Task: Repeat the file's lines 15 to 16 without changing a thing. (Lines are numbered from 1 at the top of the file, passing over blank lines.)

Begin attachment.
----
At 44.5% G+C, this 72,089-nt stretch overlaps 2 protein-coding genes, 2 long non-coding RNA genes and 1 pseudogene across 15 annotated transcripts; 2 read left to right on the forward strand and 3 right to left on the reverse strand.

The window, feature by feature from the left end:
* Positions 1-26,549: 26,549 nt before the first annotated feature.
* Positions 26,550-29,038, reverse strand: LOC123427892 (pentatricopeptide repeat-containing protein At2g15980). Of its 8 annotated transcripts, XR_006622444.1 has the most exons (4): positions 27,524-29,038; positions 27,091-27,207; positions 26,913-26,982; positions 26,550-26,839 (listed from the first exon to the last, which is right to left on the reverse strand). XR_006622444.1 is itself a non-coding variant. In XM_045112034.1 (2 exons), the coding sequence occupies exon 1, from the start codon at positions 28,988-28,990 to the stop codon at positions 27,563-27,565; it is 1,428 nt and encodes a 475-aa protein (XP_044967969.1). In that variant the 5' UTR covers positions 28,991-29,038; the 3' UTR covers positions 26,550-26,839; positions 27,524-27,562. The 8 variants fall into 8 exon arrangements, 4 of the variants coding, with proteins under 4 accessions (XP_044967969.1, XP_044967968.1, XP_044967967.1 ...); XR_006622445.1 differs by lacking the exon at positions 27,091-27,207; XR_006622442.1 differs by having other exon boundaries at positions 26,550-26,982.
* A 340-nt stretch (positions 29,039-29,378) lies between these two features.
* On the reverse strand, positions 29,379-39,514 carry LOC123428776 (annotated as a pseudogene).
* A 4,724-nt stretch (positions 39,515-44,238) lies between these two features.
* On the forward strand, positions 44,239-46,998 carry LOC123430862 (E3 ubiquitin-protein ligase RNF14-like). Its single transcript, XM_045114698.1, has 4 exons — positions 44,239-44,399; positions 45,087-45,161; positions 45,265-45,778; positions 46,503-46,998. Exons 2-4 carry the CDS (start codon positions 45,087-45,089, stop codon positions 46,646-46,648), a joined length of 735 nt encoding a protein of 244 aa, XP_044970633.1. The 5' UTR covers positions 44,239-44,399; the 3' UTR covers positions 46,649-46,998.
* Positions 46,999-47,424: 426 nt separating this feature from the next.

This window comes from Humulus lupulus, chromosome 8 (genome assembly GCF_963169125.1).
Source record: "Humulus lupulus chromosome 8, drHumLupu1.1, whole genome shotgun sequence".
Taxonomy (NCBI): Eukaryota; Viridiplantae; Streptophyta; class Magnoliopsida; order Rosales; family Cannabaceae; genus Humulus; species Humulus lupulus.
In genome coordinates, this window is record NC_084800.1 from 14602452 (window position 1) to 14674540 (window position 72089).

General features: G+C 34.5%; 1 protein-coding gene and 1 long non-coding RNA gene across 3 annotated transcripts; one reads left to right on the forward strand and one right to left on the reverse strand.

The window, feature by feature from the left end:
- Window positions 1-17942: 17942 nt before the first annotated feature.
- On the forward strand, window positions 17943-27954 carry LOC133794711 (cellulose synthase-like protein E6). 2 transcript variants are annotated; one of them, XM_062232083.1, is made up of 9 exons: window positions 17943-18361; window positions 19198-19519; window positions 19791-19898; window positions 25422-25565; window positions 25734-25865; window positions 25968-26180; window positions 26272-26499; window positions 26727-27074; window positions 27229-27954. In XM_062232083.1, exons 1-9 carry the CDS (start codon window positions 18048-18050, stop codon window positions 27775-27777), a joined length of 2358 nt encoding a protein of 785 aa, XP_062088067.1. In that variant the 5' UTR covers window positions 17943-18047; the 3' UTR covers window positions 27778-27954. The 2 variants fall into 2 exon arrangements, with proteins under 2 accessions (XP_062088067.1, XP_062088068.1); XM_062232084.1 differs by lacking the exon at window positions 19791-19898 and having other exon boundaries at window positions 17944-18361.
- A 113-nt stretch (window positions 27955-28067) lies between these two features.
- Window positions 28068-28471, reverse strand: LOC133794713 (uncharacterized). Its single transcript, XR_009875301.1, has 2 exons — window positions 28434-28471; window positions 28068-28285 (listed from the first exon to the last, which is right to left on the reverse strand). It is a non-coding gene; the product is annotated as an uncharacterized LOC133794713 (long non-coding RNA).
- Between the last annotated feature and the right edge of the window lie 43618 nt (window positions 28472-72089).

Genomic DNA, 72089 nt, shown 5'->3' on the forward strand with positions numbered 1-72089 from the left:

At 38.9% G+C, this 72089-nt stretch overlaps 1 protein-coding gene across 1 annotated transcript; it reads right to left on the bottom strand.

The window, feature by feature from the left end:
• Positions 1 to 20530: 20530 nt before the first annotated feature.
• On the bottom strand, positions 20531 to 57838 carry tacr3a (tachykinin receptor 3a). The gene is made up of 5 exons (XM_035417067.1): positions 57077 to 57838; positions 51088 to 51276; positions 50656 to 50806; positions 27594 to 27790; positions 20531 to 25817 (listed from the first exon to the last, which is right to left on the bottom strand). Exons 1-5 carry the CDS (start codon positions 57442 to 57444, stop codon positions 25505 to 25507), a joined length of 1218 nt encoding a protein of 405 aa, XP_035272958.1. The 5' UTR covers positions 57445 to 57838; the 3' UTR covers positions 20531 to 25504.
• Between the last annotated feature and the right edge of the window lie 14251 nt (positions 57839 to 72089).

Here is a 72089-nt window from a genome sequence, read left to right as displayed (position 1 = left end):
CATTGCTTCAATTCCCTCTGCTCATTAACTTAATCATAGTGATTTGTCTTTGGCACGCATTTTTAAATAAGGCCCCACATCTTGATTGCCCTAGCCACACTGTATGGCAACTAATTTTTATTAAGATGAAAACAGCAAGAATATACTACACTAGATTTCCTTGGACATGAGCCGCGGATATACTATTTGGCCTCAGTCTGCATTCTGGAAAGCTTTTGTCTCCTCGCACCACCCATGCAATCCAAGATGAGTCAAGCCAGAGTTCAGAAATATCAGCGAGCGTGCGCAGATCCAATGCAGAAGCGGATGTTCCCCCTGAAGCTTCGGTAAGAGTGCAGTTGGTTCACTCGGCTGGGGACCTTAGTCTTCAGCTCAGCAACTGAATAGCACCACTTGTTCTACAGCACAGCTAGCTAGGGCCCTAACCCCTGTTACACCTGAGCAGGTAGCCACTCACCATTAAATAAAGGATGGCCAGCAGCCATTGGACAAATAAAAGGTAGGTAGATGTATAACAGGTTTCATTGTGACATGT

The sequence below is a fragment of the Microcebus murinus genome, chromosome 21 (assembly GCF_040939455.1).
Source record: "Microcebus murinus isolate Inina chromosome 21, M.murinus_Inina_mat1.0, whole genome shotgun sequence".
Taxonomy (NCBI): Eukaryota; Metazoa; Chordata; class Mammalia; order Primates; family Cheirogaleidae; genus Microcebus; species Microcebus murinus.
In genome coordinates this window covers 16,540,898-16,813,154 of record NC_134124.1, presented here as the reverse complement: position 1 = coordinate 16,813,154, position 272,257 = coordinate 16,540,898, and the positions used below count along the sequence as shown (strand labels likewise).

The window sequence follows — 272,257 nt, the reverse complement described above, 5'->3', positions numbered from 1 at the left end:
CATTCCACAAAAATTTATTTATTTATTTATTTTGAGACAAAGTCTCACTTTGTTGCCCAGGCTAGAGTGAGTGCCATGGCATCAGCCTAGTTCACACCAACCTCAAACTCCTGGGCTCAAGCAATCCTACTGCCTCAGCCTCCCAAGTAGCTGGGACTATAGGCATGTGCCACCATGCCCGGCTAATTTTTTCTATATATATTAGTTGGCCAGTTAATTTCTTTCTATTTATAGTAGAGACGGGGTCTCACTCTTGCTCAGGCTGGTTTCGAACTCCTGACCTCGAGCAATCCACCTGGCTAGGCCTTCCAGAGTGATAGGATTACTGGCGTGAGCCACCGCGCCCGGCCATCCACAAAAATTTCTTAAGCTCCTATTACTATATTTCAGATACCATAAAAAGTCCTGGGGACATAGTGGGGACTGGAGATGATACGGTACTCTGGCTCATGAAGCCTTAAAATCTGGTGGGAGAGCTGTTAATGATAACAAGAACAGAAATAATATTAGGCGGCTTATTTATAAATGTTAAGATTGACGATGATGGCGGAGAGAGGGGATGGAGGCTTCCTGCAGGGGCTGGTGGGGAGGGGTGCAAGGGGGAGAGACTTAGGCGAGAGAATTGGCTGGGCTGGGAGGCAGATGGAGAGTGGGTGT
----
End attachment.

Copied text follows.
The window, feature by feature from the left end:
- Window positions 1-17942: 17942 nt before the first annotated feature.